Our Top Picks for New Children's Books in 2023 for Women's History Month
March is Women’s History Month, a time when many schools shine a light on famous women scientists, mathematicians, inventors, athletes, artists, and more. Strong female characters in fiction and nonfiction can be inspiring for children of all identities and ages. In addition, body positive informational books about puberty help middle-schoolers and tweens understand and accept how their bodies are changing from year to year.
Spring also offers educators a moment to review their classrooms’ library book collections to make sure there is a balance of gender-inclusive books. Publishers have become more committed to offering stories featuring diverse characters who reflect the diversity of their readers. To stay within your book budget, check whether your local library offers borrowing privileges to schools. Checking out a handful of books can save educators’ budgets and supply students with a rotation of new books. Your local librarian is also a great resource for book suggestions, along with free book review sources like School Library Journal. Remember to always read through books before sharing aloud with students or placing books in the library. Publisher age recommendations will not necessarily be true for each individual student. Educators will need to judge whether or not students can handle the subject matter presented in an emotionally healthy way, especially for middle-grade books that present more mature topics.
*Note: the books listed below cover a wide-range of subjects that might not be suitable for all children within a classroom. Review books before sharing.
- Little Rosetta and the Talking Guitar: The Musical Story of Sister Rosetta Tharpe, the Woman Who Invented Rock and Roll by Charnelle Pinkney Barlow
- Courage in Her Cleats: The Story of Soccer Star Abby Wambach by Kim Chaffee, Illustrations by Alexandra Badiu
- This is Not My Home by Vivienne Chang and Eugenia Yoh
- The Green Piano: How Little Me Found Music by Roberta Flack and Tonya Bolden, Illustrations by Hayden Goodman
- Gloria's Promise (American Ballet Theatre): A Ballet Dancer's First Step by Robin Preiss Glasser
- Remember by Joy Harjo, Illustrations by Michaela Goade
- Woven of the World by Katey Howes, Visual art by Dinara Mirtalipova
- The Fire of Stars: The Life and Brilliance of the Woman Who Discovered What Stars Are Made Of by Kirsten W. Larson, Illustrations by Katherine Roy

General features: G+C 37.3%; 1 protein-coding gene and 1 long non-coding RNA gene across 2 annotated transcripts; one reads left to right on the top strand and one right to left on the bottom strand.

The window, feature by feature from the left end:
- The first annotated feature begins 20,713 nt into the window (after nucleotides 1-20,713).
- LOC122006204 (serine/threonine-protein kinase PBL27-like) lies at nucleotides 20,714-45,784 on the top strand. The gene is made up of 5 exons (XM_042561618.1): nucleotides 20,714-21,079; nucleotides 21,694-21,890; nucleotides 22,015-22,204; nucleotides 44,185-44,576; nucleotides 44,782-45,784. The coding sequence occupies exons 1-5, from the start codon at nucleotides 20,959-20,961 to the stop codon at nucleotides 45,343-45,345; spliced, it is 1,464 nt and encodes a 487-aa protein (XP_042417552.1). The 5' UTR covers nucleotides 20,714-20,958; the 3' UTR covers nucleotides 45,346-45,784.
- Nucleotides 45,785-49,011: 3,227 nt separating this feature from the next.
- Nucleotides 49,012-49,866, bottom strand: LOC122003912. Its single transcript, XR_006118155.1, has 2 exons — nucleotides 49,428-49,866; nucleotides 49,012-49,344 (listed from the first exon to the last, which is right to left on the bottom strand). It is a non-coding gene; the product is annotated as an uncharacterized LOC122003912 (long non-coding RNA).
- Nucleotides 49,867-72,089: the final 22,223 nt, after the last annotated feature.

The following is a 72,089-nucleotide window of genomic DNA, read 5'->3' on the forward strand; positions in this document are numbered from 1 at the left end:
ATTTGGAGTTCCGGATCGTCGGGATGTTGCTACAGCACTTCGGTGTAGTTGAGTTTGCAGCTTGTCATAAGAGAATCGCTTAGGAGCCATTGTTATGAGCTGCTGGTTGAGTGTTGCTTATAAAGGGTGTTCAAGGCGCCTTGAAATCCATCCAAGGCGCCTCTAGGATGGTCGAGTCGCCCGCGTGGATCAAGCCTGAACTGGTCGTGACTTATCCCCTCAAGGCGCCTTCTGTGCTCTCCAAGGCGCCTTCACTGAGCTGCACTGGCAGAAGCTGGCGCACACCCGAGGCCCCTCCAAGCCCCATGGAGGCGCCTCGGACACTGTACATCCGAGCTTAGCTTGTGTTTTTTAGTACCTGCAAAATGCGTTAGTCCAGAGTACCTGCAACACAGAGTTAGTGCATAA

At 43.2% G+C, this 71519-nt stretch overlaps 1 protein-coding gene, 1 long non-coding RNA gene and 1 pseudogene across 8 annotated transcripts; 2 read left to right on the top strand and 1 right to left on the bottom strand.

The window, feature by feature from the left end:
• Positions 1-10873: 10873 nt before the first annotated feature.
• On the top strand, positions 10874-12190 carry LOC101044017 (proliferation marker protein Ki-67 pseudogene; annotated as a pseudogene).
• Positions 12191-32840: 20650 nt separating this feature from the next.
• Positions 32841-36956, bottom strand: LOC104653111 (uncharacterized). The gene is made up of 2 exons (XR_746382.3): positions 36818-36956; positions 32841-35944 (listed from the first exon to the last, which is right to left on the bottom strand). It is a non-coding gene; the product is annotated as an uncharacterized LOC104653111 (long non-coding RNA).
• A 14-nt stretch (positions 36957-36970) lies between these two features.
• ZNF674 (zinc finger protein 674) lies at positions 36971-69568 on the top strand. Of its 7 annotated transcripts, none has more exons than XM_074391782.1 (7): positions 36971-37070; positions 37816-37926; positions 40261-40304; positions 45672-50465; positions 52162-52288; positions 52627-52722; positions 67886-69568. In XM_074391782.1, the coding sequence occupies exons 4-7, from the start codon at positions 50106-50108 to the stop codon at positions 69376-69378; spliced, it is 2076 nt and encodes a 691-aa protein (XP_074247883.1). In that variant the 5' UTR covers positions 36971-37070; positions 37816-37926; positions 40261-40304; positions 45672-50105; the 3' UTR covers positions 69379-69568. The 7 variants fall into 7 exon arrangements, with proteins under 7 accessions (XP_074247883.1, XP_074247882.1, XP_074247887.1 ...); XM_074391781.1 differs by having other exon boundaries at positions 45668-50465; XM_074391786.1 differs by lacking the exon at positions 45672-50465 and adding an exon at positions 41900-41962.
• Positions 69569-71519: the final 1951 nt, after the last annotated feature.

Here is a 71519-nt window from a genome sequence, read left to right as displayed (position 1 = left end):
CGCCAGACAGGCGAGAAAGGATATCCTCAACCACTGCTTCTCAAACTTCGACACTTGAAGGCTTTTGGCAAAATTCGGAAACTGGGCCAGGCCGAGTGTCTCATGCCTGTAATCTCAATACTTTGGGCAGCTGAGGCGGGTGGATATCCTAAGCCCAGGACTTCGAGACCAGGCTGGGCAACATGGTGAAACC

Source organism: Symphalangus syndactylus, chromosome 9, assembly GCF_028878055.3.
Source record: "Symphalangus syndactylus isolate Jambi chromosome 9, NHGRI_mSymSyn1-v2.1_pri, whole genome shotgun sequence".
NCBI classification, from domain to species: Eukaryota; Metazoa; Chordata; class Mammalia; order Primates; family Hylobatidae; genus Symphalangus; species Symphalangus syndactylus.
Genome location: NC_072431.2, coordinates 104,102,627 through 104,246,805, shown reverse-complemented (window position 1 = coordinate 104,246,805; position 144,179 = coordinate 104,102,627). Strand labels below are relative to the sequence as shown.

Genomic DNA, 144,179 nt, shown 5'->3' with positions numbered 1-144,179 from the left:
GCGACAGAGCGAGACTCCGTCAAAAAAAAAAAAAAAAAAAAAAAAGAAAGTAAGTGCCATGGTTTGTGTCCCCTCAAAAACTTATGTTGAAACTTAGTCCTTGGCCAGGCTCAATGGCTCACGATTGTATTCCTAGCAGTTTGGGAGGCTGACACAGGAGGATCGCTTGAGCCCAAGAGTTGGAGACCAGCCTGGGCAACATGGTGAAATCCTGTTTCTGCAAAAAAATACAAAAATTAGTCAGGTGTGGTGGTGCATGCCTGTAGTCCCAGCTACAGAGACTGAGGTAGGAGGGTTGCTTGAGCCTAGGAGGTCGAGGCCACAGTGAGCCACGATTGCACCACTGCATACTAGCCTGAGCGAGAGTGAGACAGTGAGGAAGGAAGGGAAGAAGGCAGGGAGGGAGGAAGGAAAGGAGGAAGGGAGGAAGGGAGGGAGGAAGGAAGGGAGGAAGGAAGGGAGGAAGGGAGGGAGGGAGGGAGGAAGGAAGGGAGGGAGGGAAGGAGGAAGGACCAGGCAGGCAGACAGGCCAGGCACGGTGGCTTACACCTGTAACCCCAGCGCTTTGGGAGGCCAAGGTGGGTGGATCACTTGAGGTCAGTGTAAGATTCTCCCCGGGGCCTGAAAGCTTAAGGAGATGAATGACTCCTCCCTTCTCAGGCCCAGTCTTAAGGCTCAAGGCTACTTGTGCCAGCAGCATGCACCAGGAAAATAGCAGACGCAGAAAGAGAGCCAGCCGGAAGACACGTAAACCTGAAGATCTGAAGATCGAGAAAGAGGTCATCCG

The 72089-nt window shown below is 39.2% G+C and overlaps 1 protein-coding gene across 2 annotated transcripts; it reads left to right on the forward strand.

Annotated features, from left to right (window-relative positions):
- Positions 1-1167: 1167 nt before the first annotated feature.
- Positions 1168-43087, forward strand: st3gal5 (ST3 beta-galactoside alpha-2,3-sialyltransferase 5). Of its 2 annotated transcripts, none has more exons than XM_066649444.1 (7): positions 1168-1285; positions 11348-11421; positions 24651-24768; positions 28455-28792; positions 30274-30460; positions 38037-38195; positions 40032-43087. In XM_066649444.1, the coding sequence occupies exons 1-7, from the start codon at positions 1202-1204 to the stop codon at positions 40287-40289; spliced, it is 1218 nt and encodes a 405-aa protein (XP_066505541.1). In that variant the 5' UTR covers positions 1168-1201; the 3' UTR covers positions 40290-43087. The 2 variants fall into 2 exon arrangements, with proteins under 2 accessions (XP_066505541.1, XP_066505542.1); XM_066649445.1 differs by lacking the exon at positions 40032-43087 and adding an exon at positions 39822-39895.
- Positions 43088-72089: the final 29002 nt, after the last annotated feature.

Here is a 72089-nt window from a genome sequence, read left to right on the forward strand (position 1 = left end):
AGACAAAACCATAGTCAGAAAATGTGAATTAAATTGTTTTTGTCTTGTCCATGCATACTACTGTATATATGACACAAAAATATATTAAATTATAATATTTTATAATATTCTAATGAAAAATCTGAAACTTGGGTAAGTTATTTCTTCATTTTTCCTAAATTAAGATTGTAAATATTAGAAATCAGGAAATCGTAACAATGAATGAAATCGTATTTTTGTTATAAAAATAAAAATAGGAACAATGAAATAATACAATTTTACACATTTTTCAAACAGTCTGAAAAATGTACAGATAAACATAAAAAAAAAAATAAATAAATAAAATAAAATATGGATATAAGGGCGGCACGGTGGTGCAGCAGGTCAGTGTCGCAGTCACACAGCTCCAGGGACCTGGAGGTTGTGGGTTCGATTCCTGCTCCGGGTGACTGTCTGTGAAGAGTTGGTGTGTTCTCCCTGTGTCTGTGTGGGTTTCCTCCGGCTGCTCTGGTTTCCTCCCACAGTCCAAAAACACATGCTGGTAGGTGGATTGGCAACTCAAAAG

- Just Like Grandma by Kim Rogers, Illustrations by Julie Flett
- Nell Plants a Tree by Anne Wynter, Illustrations by Daniel Miyares
- Josephine and Her Dishwashing Machine: Josephine Cochrane’s Bright Invention Makes a Splash by Kate Hannigan, Illustrations by Sarah Green
- The Brilliant Calculator: How Mathematician Edith Clarke Helped Electrify America by Jan Lower, Illustrations by Susan Reagan
- Sisters in Science: Marie Curie, Bronia Dluska, and the Atomic Power of Sisterhood by Linda Elovitz Marshall
- We Need to Talk About Vaginas: An IMPORTANT Book about Vulvas, Periods, Puberty, and Sex! by Allison K. Rodgers, Illustrations by Neon Squid and Annika Le Large
- Justice Rising: 12 Amazing Black Women in the Civil Rights Movement by Kathryn Russell-Brown, Illustrations by Kim Holt
- Time to Roll by Jamie Sumner
- Holding Her Own: The Exceptional Life of Jackie Ormes by Traci N. Todd, Illustrations by Shannon Wright
- A Take-Charge Girl Blazes a Trail to Congress: The Story of Jeannette Rankin by Gretchen Woelfle, Illustrations by Rebecca Gibbon
- Finally Seen by Kelly Yang
- Nightbirds by Kate J. Armstrong
- The Girl I Am, Was, and Never Will Be: A Speculative Memoir of Transracial Adoption by Shannon Gibney
- Then Everything Happens at Once by M. E. Girard
- The Davenports by Krystal Marquis
- Calling the Moon: 16 Period Stories from BIPOC Authors edited by Aida Salazar and Yamile Saied Méndez
- Out of Character by Jenna Miller
- Imposter Syndrome and Other Confessions of Alejandra Kim by Patricia Park
- 6 Times We Almost Kissed by Tess Sharpe
About the Author
V. Kulikow is a former Montessori teacher and youth services librarian. She currently works as a UX designer and enjoys content creation both with words and images. On weekends you can find her gardening, taking nature photos, and working on her garden design certification through the Native Plant Trust.
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The opinions expressed in Montessori Life are those of the authors and do not necessarily represent the position of AMS.